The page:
Block on Trump's Asylum Ban Upheld by Supreme Court
In injury cases, the most critical pieces of evidence, after establishing liability, are often the records that show just how bad an injury was, is, or will be.
More often than not, this means that the most important evidence in an injury case will likely be the medical records that objectively document the extent of the injury, physically, and, sometimes, if therapy records are involved, mentally. This is due to the fact that medical records can back up verbal testimony, making it more believable that an injured plaintiff suffered the way, and to the extent, they claim.
Below you can read about some of the most common questions that get asked about medical records in personal injury cases.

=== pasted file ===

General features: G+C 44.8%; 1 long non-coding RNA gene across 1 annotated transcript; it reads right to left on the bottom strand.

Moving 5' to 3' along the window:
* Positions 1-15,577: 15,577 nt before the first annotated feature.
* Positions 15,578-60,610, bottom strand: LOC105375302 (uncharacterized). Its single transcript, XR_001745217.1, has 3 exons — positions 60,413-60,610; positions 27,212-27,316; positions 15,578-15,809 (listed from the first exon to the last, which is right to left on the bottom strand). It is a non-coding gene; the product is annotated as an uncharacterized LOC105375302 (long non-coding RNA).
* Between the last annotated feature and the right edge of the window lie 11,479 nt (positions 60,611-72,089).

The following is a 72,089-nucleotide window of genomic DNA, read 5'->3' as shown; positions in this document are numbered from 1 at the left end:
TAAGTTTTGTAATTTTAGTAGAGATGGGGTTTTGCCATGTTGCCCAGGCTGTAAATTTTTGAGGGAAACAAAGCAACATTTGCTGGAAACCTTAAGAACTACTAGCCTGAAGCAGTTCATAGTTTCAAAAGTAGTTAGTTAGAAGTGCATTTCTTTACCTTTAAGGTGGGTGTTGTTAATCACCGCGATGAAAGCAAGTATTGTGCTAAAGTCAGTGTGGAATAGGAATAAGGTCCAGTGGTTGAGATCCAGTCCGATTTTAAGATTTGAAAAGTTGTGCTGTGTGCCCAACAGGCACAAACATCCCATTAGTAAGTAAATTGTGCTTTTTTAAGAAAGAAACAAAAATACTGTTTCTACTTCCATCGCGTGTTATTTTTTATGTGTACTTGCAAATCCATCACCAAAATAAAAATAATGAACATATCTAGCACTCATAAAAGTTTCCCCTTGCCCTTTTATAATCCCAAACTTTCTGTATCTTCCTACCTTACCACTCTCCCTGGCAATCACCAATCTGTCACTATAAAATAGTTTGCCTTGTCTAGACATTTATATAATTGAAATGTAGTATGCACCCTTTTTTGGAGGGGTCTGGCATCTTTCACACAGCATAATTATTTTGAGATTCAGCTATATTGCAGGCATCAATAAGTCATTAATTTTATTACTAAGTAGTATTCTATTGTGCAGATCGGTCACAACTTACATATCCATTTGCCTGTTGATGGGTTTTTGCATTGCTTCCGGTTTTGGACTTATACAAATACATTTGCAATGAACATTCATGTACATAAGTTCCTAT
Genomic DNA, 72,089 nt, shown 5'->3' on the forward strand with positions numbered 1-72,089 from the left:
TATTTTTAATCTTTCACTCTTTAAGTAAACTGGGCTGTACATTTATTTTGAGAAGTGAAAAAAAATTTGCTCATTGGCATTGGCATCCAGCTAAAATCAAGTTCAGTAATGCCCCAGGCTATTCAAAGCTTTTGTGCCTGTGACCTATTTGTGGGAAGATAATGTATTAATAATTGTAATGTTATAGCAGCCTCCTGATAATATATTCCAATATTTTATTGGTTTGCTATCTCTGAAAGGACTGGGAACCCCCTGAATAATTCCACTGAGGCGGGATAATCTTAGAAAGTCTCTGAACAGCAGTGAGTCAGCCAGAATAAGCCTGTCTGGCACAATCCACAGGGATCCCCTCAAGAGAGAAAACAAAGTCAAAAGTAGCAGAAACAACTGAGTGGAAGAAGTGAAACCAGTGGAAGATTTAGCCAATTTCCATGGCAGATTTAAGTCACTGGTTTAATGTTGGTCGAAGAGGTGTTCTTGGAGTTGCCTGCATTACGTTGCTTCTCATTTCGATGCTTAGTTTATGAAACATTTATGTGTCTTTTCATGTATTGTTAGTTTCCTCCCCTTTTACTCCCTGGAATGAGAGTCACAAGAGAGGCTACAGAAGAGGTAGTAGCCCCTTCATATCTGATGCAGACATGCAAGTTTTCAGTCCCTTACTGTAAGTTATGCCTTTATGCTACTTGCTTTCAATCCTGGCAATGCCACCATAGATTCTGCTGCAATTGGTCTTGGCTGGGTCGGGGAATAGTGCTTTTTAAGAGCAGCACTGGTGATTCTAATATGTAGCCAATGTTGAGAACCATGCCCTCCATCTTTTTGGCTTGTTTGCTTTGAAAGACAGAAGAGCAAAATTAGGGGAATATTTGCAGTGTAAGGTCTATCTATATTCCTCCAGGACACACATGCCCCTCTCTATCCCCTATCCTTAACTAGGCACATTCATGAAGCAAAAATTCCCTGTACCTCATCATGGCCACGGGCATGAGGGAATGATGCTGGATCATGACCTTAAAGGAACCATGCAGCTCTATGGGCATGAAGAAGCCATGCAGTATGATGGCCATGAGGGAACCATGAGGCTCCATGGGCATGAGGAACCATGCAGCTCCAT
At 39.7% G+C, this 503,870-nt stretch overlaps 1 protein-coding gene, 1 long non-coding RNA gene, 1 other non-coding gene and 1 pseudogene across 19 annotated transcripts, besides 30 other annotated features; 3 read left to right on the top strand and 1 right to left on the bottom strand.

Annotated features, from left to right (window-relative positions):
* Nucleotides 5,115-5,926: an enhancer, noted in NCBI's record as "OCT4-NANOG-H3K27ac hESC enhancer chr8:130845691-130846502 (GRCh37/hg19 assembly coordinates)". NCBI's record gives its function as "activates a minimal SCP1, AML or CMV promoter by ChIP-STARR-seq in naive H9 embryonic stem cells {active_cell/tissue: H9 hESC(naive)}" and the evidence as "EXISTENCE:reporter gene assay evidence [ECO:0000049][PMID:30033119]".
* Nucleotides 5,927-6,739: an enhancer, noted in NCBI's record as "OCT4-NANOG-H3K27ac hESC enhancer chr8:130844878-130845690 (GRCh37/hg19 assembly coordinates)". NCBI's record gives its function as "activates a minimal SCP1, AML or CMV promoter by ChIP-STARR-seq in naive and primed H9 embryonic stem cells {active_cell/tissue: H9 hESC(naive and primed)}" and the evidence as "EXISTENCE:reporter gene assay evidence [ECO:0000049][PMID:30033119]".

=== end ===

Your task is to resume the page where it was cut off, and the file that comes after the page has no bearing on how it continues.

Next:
Often, just to retain an attorney, you’ll need to obtain some medical records so that the attorney can evaluate your claim. Doing so is often rather simple, but may require you to fill out a few forms.
For individuals with extensive medical histories, or medical histories that might be embarrassing, the question often comes up about exactly what medical evidence is needed in injury lawsuits.
While good medical records can certainly make an injury case easier to prove, doctors and nurses are not immune to making mistakes when taking notes.
With all the new tech out there to manage medical records, there’s a good chance that your medical records may have been subject to hack.
Although there are strong privacy protections for medical records, sometimes improper disclosures happen. And depending on the context, there are several options for remedying the improper disclosure.